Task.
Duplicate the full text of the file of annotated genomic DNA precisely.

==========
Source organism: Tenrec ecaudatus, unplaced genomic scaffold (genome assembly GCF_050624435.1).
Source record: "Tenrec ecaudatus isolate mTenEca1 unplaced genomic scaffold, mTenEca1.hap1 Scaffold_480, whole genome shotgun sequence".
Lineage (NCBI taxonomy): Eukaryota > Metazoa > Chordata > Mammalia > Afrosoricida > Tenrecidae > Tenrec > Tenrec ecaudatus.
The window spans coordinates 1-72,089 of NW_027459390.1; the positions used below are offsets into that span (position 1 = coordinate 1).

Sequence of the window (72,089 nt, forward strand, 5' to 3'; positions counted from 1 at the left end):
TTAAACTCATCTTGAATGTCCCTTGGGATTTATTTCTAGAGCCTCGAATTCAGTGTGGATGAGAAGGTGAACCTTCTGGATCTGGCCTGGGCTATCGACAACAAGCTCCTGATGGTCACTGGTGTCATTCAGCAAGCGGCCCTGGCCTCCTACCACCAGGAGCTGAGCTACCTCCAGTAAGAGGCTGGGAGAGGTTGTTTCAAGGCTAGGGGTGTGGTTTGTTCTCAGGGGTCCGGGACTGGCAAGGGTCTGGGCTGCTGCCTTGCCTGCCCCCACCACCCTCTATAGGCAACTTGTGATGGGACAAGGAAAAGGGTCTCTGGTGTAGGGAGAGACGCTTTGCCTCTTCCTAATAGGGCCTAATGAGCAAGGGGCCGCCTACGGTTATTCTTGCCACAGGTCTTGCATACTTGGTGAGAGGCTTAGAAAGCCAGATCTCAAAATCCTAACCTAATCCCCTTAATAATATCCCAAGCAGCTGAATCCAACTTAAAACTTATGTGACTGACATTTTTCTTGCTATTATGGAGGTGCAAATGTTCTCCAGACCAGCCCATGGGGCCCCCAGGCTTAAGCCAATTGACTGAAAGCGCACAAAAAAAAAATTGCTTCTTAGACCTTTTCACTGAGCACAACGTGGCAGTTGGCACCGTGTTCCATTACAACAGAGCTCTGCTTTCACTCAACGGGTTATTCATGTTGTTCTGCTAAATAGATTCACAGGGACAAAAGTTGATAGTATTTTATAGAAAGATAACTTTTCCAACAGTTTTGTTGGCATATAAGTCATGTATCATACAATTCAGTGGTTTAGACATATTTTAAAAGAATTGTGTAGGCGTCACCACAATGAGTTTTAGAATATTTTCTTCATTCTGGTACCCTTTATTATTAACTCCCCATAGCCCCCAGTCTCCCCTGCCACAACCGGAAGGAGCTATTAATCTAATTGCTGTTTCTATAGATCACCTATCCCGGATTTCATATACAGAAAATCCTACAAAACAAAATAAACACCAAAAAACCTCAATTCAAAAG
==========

Source organism: Tenrec ecaudatus, unplaced genomic scaffold (genome assembly GCF_050624435.1).
Source record: "Tenrec ecaudatus isolate mTenEca1 unplaced genomic scaffold, mTenEca1.hap1 Scaffold_480, whole genome shotgun sequence".
Lineage (NCBI taxonomy): Eukaryota > Metazoa > Chordata > Mammalia > Afrosoricida > Tenrecidae > Tenrec > Tenrec ecaudatus.
The window spans coordinates 1-72,089 of NW_027459390.1; the positions used below are offsets into that span (position 1 = coordinate 1).

Sequence of the window (72,089 nt, forward strand, 5' to 3'; positions counted from 1 at the left end):
TTAAACTCATCTTGAATGTCCCTTGGGATTTATTTCTAGAGCCTCGAATTCAGTGTGGATGAGAAGGTGAACCTTCTGGATCTGGCCTGGGCTATCGACAACAAGCTCCTGATGGTCACTGGTGTCATTCAGCAAGCGGCCCTGGCCTCCTACCACCAGGAGCTGAGCTACCTCCAGTAAGAGGCTGGGAGAGGTTGTTTCAAGGCTAGGGGTGTGGTTTGTTCTCAGGGGTCCGGGACTGGCAAGGGTCTGGGCTGCTGCCTTGCCTGCCCCCACCACCCTCTATAGGCAACTTGTGATGGGACAAGGAAAAGGGTCTCTGGTGTAGGGAGAGACGCTTTGCCTCTTCCTAATAGGGCCTAATGAGCAAGGGGCCGCCTACGGTTATTCTTGCCACAGGTCTTGCATACTTGGTGAGAGGCTTAGAAAGCCAGATCTCAAAATCCTAACCTAATCCCCTTAATAATATCCCAAGCAGCTGAATCCAACTTAAAACTTATGTGACTGACATTTTTCTTGCTATTATGGAGGTGCAAATGTTCTCCAGACCAGCCCATGGGGCCCCCAGGCTTAAGCCAATTGACTGAAAGCGCACAAAAAAAAAATTGCTTCTTAGACCTTTTCACTGAGCACAACGTGGCAGTTGGCACCGTGTTCCATTACAACAGAGCTCTGCTTTCACTCAACGGGTTATTCATGTTGTTCTGCTAAATAGATTCACAGGGACAAAAGTTGATAGTATTTTATAGAAAGATAACTTTTCCAACAGTTTTGTTGGCATATAAGTCATGTATCATACAATTCAGTGGTTTAGACATATTTTAAAAGAATTGTGTAGGCGTCACCACAATGAGTTTTAGAATATTTTCTTCATTCTGGTACCCTTTATTATTAACTCCCCATAGCCCCCAGTCTCCCCTGCCACAACCGGAAGGAGCTATTAATCTAATTGCTGTTTCTATAGATCACCTATCCCGGATTTCATATACAGAAAATCCTACAAAACAAAATAAACACCAAAAAACCTCAATTCAAAAG